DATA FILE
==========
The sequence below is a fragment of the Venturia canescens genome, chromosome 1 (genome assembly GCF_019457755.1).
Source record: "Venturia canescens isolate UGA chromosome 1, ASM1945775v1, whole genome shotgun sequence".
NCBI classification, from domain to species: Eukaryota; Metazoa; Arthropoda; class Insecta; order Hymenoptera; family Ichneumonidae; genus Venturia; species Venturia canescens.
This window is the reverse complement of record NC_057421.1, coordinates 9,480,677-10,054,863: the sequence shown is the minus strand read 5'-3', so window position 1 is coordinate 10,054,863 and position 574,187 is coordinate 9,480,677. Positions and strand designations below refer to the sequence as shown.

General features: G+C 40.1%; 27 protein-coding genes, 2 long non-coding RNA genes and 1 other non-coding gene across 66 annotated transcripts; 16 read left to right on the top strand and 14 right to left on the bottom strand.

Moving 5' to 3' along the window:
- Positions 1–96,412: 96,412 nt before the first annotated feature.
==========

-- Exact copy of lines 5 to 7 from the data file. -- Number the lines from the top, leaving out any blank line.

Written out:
General features: G+C 40.1%; 27 protein-coding genes, 2 long non-coding RNA genes and 1 other non-coding gene across 66 annotated transcripts; 16 read left to right on the top strand and 14 right to left on the bottom strand.

Moving 5' to 3' along the window:
- Positions 1–96,412: 96,412 nt before the first annotated feature.